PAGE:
Director of a Washington theatre company Ann Norton will never be able to portray the drama of her life’s tragedies on stage as they are “too melodramatic” to be believed.
"Over the past two years, Ann Norton has lost -- in no particular order -- her husband, her father, her dog, her breasts and, very nearly, her theater company. And so, in the parlance of her craft, she is at the end of her story's second act, that pivotal moment when all seems lost for the heroine, and the audience at intermission stands dumbfounded in the lobby, talking of nothing, guiltily dreaming of fleeing before the Act 3 curtain. And flee it they would, if not for the nagging feeling that salvation might still be possible. Norton, the 56-year-old executive director of the Washington Stage Guild, knows that hers is a tale too melodramatic to ever actually play on the stage, however. Besides, a play involves conflict, ‘and there's really been no conflict in all this,’ she says. ‘There's just been dealing with this.’ [Her husband’s] body was eventually discovered by friends and fellow Stage Guild members after frantic phone calls from Norton asking that they check on her husband. ‘He was found alone in a locked house at the bottom of the steps, which meant that homicide [detectives] had to be called,’ she says, although an autopsy later concluded that MacDonald had indeed died from a severe concussion consistent with an accidental fall."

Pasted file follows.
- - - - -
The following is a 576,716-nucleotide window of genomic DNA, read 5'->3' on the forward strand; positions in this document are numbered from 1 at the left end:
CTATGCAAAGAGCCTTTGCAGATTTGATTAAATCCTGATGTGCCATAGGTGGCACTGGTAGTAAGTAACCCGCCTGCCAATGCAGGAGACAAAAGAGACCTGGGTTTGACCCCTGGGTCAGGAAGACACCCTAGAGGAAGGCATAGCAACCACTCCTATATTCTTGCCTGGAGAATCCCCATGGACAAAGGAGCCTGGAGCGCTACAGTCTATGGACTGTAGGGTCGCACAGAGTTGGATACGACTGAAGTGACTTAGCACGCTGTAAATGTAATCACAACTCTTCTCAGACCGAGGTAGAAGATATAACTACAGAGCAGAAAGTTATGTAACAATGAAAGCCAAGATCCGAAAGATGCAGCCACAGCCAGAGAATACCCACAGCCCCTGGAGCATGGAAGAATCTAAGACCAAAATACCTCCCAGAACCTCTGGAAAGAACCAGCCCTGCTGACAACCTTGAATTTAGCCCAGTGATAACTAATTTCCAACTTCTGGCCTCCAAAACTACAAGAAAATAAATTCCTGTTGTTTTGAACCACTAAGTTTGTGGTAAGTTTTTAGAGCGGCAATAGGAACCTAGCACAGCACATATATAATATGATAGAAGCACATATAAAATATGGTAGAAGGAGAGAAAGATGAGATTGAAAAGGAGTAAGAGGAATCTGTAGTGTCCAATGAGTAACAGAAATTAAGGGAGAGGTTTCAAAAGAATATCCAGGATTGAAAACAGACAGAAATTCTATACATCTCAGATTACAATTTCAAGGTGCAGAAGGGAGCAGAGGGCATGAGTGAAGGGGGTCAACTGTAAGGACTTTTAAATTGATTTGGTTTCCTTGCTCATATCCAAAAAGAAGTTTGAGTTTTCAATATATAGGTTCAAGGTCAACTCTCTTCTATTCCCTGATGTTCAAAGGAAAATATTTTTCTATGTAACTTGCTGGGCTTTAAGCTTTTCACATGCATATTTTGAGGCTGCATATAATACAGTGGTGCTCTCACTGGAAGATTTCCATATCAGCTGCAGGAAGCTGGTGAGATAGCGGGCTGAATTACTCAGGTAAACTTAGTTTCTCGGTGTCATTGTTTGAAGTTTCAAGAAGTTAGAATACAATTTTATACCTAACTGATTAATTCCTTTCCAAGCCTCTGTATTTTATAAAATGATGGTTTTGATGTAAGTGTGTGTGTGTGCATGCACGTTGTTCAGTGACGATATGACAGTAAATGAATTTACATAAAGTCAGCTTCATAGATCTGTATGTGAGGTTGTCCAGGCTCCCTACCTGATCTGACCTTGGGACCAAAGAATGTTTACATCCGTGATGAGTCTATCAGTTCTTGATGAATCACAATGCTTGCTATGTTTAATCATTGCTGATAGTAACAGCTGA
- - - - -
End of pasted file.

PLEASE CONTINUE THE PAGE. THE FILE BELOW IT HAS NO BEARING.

The stories we tell define history. So who gets the mic in America?
- History is written by lions. But it's also recorded by lambs.
- In order to understand American history, we need to look at the events of the past as more prismatic than the narrative given to us in high school textbooks.
- Including different voices can paint a more full and vibrant portrait of America. Which is why more walks of American life can and should be storytellers.
A glass of juice has as much sugar, ounce for ounce, as a full-calorie soda. And those vitamins do almost nothing.
Quick: think back to childhood (if you've reached the scary clown you've gone too far). What did your parents or guardians give you to keep you quiet? If you're anything like most parents, it was juice. But here's the thing: juice is bad for you.
The controversy around the Torah codes gets a new life.
- Mathematicians claim to see a predictive pattern in the ancient Torah texts.
- The code is revealed by a method found with special computer software.
- Some events described by reading the code took place after the code was written.
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